I spent the morning (and early afternoon) at Canons Farm. It certainly had its moments, none more so than a flyover drake Gadwall, a new species for the site (there is no water by the way...). This event neatly illustrates one of the patch watcher's truisms - you CAN make a silk purse from a sow's ear. A Gadwall elsewhere would hardly get the pulse quickening, but this mornings drake had the three observers present in a slight state of joyful agitation. As would have done a Moorhen, Coot, Teal... you get the picture. We are knee-deep in Nuthatches here, they don't merit much thought, but if the same species turned up at Dungeness, then a full-scale twitch would be the outcome. In which case Canons Farms sow's-ear would become a Dungeness silk purse!
I also partook in another patch watcher 'given' - the scan of hope, brought about when corvids and (or gulls) frantically leap into the air with much excited calling. Now is the time to stare long and hard into the sky, because such behaviour can be brought about by the presence of raptors and big things that spook them - say a Crane, or White Stork. It also just might be a fox, helicopter or Sparrowhawk. Quite often nothing is on show to suggest why the avian dread started in the first place.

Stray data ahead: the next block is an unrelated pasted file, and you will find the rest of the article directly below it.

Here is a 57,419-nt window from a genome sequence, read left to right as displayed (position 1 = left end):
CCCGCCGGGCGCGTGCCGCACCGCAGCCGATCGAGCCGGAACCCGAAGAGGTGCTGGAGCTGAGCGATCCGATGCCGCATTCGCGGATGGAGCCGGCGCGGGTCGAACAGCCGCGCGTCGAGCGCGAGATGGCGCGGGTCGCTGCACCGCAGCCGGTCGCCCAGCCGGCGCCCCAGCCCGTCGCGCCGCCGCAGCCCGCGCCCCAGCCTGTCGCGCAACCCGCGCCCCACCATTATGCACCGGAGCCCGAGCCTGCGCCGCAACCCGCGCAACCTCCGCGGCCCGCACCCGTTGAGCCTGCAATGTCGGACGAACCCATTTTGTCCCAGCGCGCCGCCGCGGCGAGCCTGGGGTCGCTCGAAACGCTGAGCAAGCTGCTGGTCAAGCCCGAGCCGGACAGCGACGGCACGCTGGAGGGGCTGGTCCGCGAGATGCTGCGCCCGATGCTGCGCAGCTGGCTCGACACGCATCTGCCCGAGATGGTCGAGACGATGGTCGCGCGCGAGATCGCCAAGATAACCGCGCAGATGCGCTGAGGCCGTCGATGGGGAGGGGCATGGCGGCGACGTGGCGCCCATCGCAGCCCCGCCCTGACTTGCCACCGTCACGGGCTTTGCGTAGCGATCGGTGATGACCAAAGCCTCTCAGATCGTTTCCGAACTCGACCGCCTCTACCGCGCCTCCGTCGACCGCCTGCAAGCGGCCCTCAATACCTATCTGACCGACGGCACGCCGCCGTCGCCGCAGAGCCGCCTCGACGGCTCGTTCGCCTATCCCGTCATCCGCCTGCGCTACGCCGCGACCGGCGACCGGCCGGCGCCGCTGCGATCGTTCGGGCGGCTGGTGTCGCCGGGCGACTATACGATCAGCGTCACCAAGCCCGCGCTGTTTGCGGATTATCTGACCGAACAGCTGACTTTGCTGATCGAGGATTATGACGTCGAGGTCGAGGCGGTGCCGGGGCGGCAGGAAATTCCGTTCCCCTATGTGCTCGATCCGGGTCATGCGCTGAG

I also embarked on the tour of the patch's blue plaques, the places that, whenever you walk past, immediately remind you of a good bird that you once saw there. Just as the houses of the famous are commemorated by the placing of a lavender blue plate with the former residents details, walking along a certain fence line (Dartford Warbler) or field (Quail, Dotterel, Hen Harrier) releases little blue plaques in the brain.
I also did a lot of grasping at straws, mainly when about to scan a field (for Stone Curlew) or check a distant in-coming gull (for Osprey).
There are lots of these patch truisms, rituals and affectations. Someone ought to write a book about them.